Federal Budget 2018-19
8 May 2018
Federal Budget 2018-19
“The Government living within its means”
Handing down his third budget, Treasurer Scott Morrison said tonight’s Budget offers responsible, targeted tax relief while maintaining a steady and assured trajectory towards surplus. Commentators have described it as a safe pre-election budget that carefully seeks to avoid causing offence in any quarters.
Seeking to clearly differentiate the Government from what it describes as the ‘high taxing’ Labor Opposition, the Budget reaffirms the Government’s commitment to its signature corporate tax cuts, and introduces phased income tax relief over seven years. Low and middle income earners will see immediate tax relief from 1 July, with the Low Income Tax Offset to almost double to $1,000 a year. In an election night surprise, the Treasurer announced the 37 per cent marginal rate will be abolished from 2024-25, simplifying the tax scale and making bracket creep a thing of the past for “most working Australians through their entire working life”. However, those on the top marginal tax rate will have to wait until at least 2024 before seeing any relief when the top threshold will rise to $200,000. These measures come on top of the Government’s previously announced decision to scrap the 0.5 per cent increase in the Medicare levy.
Confirming the economy has strengthened since the publication of MYEFO in December, Mr Morrison said the budget deficit for this financial year will come in at $18.2 billion, falling to $14.5 billion in 2018-19. Higher economic growth and strong tax receipts, coupled with $41 billion in legislated savings since the last election, will propel the Budget to a slim surplus of $2.2 billion in 2019-20, one year ahead of the last forecasts. The Budget projects a surplus of $11.0 billion in 2020-21 and $16.6 billion in 2021-22.
The Treasurer said the Government will continue to support small business by extending the instant asset write off for purchases of up to $20,000, for businesses with a turnover up to $10 million. The Government will also seek to ‘crack down’ on R&D tax incentives to ensure they are used for their intended purpose, while also closing a ‘tax loophole’ introduced by the Rudd Government which grants foreign companies using stapled structures favourable tax treatment.
In what is likely to be the last budget of this term of government, the Treasurer unveiled a suite of pre-election sweeteners and a $25 billion infrastructure spend, with the Government looking to shore up much needed support ahead of an election expected early next year.
In what appears to be a carefully politically calibrated infrastructure spend, the Government has committed $1 billion for the M1 motorway between Brisbane and the Gold Coast, $970 million for the Coffs Harbour bypass, as well as announcing a $1 billion Urban Congestion Fund, to support state-based project that address pinch points and improve traffic flows in major citiesUrban rail projects continue to feature, with the Budget including $500 million for Perth’s Ellenbrook rail line, $400m for the Port Botany rail duplication project and $390 million for the Sunshine Coast rail network.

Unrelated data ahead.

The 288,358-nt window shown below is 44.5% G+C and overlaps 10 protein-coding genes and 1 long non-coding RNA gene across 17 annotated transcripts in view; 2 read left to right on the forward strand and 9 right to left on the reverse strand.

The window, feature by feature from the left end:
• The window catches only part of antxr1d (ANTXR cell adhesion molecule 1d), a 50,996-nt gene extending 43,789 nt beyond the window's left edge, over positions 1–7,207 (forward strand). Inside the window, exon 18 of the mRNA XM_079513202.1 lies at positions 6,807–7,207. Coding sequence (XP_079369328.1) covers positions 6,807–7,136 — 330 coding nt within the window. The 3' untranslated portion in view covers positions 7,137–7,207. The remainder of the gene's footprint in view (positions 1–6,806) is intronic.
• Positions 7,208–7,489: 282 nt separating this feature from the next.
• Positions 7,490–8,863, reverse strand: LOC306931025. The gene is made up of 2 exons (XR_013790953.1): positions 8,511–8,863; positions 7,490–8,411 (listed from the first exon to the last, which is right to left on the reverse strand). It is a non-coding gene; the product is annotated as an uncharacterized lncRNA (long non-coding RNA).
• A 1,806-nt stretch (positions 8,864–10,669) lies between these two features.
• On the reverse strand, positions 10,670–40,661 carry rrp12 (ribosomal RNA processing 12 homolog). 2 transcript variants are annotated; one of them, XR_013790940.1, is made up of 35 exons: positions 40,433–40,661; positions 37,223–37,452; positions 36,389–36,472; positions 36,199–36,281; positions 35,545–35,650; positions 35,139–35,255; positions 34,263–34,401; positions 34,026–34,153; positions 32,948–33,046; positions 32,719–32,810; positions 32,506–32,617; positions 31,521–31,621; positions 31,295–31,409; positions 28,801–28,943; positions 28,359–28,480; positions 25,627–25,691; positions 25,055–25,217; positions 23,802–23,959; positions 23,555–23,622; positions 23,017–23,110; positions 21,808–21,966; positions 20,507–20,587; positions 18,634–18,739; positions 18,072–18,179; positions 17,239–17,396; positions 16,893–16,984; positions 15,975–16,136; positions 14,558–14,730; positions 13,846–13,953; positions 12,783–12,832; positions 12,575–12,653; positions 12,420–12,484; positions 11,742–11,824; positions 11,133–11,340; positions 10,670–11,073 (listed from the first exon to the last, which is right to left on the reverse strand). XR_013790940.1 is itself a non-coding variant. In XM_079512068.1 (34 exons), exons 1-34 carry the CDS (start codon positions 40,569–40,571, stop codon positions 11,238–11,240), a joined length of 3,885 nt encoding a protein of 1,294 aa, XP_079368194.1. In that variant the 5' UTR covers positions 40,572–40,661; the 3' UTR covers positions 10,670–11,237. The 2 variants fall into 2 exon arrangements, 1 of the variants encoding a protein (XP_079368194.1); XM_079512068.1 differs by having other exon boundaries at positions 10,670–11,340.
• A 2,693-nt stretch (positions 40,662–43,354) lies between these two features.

Older Australians are the big winners in tonight’s Budget, with the Treasurer announcing a multi-billion dollar aged care package. The package includes funding for an additional 14,000 individual in-home care packages, at a cost of $1.6 billion over 4 years, to allow more elderly Australians to remain in their homes for longer, as well as $146 million to improve access to aged care services in rural, regional and remote Australia. The Pension Loans Scheme will be extended to all older Australians, including full rate pensioners and self-funded retirees, allowing a couple to boost their retirement income by as much as $17,800 a year. The Treasurer also announced an expanded Pension Work Bonus, allowing pensioners to earn an extra $1,300 a year without affecting their pension payments.
In health, the Government’s much maligned Medicare Rebate freeze comes to an end after four years, with the rebate to rise by 55 cents per visit and the the PBS receives an additional $1.4 billion for new listings, including $241 million to make spinal muscular atrophy medicine Spinraza available through the PBS. Western Australia is also a big winner, receiving $118.9 million to fund improved health infrastructure.
In commending his Budget to the House, the Treasurer implored Australians to ‘stick to the plan’ for a stronger economy “because it is working”, and warned Australians they could not “afford to risk the alternative”.
- The budget predicts an underlying cash deficit of $18.2 billion, or 1.0 per cent of GDP, in 2017-18, falling to $14.5 billion in 2018-19.
- The Budget is projected to return to surplus in 2019-20, with a slim $2.2 billion surplus.
- Economic growth is forecast to hit 3 per cent in 2018-19, and remain steady across the forward estimates.
- Net debt is estimated to have peaked at 18.6 per cent of GDP this year, falling to 18.4 per cent in 2018-19.
- Unemployment is forecast to fall to 5.25 per cent in 2018-19, and remain steady through until 2020-21.
- Wage growth is set to gather pace, with the Wage Price Index projected to hit 2.75 per cent in 2018-19, and to rising steadily to 3.5 per cent by 2020-21.
- CPI is forecast to lift slightly to 2.25 per cent in 2018-19, and remain steady at 2.5 per cent across the forward estimates.